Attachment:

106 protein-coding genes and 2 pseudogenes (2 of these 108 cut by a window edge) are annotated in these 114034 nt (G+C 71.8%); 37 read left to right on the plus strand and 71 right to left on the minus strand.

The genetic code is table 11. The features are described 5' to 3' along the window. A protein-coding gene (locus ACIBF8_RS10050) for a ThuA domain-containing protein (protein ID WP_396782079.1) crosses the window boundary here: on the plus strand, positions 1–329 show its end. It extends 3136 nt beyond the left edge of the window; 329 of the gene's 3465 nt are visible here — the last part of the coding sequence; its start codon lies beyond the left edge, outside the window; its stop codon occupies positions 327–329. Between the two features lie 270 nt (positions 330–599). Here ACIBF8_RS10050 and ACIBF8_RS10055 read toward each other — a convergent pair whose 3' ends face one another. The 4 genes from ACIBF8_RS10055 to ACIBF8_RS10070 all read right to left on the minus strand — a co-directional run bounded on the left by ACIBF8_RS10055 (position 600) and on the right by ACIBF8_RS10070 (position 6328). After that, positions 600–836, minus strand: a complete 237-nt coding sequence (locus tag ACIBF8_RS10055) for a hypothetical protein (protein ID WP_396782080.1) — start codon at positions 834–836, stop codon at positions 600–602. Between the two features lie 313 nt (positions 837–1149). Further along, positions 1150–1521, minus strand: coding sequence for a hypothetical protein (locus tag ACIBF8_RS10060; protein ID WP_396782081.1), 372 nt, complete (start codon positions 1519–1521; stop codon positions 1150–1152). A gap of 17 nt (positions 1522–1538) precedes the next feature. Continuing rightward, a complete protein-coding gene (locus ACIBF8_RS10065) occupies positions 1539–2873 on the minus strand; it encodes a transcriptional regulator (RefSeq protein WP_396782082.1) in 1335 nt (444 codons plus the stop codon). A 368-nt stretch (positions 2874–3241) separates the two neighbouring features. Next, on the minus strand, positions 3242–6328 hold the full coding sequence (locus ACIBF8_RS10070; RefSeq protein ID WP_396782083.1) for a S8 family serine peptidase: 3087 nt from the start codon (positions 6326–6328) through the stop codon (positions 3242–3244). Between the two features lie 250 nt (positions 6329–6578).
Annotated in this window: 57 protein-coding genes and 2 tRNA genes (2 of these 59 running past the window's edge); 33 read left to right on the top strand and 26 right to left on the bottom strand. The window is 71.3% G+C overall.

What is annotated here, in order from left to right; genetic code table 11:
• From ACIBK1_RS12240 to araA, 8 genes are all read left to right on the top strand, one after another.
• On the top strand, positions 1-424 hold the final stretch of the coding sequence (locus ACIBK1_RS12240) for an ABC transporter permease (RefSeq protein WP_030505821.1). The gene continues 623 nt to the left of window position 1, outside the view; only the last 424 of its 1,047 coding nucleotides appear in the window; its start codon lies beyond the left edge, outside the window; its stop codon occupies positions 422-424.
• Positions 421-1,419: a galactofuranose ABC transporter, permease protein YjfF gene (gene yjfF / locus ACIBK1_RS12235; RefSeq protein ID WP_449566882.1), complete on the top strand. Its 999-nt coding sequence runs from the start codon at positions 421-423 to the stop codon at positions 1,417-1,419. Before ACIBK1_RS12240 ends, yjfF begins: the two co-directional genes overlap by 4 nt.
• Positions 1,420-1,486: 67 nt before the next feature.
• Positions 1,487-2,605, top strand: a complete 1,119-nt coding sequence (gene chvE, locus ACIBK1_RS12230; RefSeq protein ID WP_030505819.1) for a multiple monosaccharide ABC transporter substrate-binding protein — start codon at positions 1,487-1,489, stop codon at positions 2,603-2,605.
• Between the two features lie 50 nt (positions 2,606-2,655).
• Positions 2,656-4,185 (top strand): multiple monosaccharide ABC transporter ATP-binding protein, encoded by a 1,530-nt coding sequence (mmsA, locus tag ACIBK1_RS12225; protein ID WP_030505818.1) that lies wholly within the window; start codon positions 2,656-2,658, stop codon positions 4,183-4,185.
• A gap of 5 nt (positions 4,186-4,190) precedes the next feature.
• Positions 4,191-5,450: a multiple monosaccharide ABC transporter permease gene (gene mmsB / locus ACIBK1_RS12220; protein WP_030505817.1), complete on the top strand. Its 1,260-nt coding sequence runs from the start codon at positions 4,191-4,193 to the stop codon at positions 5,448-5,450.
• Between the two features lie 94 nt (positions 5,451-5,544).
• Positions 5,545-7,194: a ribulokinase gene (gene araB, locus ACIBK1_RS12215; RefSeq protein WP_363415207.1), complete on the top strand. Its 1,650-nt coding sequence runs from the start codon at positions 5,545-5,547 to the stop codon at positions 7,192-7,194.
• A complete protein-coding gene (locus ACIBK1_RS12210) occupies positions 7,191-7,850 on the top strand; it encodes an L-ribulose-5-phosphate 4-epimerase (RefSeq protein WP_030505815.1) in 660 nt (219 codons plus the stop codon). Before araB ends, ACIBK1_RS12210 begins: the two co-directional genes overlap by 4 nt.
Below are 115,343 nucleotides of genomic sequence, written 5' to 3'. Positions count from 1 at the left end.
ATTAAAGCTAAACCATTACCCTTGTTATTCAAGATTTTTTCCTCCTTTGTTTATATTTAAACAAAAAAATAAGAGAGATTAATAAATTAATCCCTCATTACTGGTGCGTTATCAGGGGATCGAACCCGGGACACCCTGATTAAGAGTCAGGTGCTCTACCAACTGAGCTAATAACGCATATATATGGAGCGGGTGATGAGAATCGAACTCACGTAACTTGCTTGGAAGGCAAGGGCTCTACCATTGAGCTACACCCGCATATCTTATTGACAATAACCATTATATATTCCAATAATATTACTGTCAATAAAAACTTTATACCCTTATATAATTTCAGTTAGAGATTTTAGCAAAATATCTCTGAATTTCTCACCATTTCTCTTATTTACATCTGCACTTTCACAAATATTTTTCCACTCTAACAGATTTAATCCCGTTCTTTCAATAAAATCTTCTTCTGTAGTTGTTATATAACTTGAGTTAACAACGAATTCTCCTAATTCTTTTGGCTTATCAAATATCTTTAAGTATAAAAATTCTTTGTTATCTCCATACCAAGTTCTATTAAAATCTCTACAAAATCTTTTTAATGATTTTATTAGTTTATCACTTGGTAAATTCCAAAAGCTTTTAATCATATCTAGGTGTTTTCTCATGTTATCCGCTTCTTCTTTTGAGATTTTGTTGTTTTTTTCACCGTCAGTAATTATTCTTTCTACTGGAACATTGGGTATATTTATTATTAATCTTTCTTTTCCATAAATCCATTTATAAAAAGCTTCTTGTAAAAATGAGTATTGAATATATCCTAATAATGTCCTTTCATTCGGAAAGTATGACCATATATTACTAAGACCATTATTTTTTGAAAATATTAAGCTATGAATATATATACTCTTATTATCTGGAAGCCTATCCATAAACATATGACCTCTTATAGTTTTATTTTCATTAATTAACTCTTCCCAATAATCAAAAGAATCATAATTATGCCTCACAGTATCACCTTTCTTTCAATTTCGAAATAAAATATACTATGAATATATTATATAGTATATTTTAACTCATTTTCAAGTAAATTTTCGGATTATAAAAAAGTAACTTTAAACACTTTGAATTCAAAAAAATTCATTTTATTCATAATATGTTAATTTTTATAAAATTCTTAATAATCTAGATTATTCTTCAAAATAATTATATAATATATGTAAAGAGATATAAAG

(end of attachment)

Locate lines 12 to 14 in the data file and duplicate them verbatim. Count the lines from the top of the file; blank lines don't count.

• A gap of 5 nt (positions 4,186-4,190) precedes the next feature.
• Positions 4,191-5,450: a multiple monosaccharide ABC transporter permease gene (gene mmsB / locus ACIBK1_RS12220; protein WP_030505817.1), complete on the top strand. Its 1,260-nt coding sequence runs from the start codon at positions 4,191-4,193 to the stop codon at positions 5,448-5,450.
• Between the two features lie 94 nt (positions 5,451-5,544).